About the Book
Some years ago a revolution took place in Early Medieval history in Scotland. The Pictish heartland of Fortriu, previously thought to be centred on Perthshire and the Tay found itself relocated through the forensic work of Alex Woolf to the shores of the Moray Firth. The implications for our understanding of this period and for the formation of Scotland are unprecedented and still being worked through.
This is the first account of this northern heartland of Pictavia for a more general audience to take in the full implications of this and of the substantial recent archaeological work that has been undertaken in recent years. Part of the The Northern Picts project at Aberdeen University, this book represents an exciting cross disciplinary approach to the study of this still too little understood yet formative period in Scotland’s history.
You may also like…
Paperback | Pub: 15 Jul 2013£9.99
During the first millennium AD the most northerly part of Britain evolved into the country known today as Scotland. The transition was a long process of social and political change driven by the ambitions of powerful warlords. At first these men...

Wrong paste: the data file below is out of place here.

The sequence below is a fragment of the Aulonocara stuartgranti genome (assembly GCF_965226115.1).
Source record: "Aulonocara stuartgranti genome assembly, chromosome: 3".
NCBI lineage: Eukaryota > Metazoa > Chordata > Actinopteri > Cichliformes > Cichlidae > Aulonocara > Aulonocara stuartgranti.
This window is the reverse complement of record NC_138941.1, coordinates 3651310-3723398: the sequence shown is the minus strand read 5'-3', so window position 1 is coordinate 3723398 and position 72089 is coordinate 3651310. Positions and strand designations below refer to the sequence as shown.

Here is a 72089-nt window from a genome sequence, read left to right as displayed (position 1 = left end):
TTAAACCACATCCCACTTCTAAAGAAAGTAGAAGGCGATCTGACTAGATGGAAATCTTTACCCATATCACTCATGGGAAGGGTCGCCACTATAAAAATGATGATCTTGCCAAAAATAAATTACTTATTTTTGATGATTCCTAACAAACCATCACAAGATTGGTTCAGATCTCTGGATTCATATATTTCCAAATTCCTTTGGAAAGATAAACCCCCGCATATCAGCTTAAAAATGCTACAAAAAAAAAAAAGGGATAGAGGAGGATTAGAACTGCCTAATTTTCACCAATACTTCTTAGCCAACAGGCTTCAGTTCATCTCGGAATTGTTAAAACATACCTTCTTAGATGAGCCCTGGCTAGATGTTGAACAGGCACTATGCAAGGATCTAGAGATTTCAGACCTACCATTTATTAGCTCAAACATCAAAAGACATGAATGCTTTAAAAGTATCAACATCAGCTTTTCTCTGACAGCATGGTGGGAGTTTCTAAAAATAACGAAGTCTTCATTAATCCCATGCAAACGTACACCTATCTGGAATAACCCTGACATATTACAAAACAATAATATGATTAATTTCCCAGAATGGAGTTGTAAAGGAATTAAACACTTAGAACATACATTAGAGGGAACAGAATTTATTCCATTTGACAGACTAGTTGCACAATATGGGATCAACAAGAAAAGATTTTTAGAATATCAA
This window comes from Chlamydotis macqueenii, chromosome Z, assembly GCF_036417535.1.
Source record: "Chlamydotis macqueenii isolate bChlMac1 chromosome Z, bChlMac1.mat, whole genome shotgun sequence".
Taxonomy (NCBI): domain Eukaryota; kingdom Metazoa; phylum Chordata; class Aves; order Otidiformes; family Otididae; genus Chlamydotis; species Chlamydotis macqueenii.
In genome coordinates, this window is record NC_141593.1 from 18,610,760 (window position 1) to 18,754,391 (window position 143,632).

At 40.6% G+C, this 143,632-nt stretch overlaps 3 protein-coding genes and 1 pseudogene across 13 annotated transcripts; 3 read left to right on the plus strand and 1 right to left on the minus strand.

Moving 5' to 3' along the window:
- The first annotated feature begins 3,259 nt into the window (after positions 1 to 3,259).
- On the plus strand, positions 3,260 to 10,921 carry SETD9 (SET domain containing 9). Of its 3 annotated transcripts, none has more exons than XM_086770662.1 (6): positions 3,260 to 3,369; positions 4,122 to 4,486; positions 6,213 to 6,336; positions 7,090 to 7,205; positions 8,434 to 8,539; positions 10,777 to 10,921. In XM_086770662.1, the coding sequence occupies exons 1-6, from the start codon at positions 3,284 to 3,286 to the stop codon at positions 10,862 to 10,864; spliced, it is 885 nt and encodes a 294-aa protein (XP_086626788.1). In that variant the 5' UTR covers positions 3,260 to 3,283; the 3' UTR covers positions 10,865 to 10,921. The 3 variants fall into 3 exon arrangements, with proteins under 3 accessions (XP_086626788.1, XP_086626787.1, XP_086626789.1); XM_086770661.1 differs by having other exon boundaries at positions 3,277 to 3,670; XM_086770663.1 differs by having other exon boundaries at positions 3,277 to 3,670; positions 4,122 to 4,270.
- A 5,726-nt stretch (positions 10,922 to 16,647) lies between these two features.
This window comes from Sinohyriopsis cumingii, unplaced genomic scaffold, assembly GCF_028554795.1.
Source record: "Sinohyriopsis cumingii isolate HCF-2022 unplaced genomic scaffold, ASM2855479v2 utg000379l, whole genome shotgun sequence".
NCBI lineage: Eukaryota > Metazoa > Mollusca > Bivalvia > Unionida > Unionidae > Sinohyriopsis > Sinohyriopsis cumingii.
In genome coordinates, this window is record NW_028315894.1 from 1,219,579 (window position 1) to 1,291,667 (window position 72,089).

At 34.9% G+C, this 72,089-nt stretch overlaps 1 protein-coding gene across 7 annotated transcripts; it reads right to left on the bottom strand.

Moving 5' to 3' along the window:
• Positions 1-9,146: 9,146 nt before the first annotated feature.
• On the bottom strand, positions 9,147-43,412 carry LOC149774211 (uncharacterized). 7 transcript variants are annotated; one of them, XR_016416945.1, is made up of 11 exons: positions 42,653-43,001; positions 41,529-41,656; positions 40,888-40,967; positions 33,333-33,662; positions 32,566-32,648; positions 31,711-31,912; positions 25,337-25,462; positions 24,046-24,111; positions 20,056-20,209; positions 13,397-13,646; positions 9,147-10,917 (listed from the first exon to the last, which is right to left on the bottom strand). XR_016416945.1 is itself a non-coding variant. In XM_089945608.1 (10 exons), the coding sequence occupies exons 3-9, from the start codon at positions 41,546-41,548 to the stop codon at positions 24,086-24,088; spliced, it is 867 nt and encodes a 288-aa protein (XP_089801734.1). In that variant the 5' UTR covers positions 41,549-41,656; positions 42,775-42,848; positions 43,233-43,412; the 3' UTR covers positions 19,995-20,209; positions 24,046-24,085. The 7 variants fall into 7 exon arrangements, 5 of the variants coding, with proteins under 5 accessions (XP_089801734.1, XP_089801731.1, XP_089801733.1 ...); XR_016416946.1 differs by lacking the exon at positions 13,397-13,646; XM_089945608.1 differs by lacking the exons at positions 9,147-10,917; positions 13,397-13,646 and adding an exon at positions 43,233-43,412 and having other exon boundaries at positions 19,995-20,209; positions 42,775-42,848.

Paperback | Pub: 20 Jun 2016£9.99
The Picts were an ancient nation who ruled most of northern and eastern Scotland during the Dark Ages. Despite their historicalimportance, they remain shrouded in myth and misconception. Absorbed by the kingdom of the Scots in the ninth century,...
Paperback | Pub: 09 Sep 2014£14.99
Early historic Scotland – from the fifth to the tenth century AD – was home to a variety of diverse peoples and cultures, all competing for land and supremacy. Yet by the eleventh century it had become a single, unified kingdom, known as...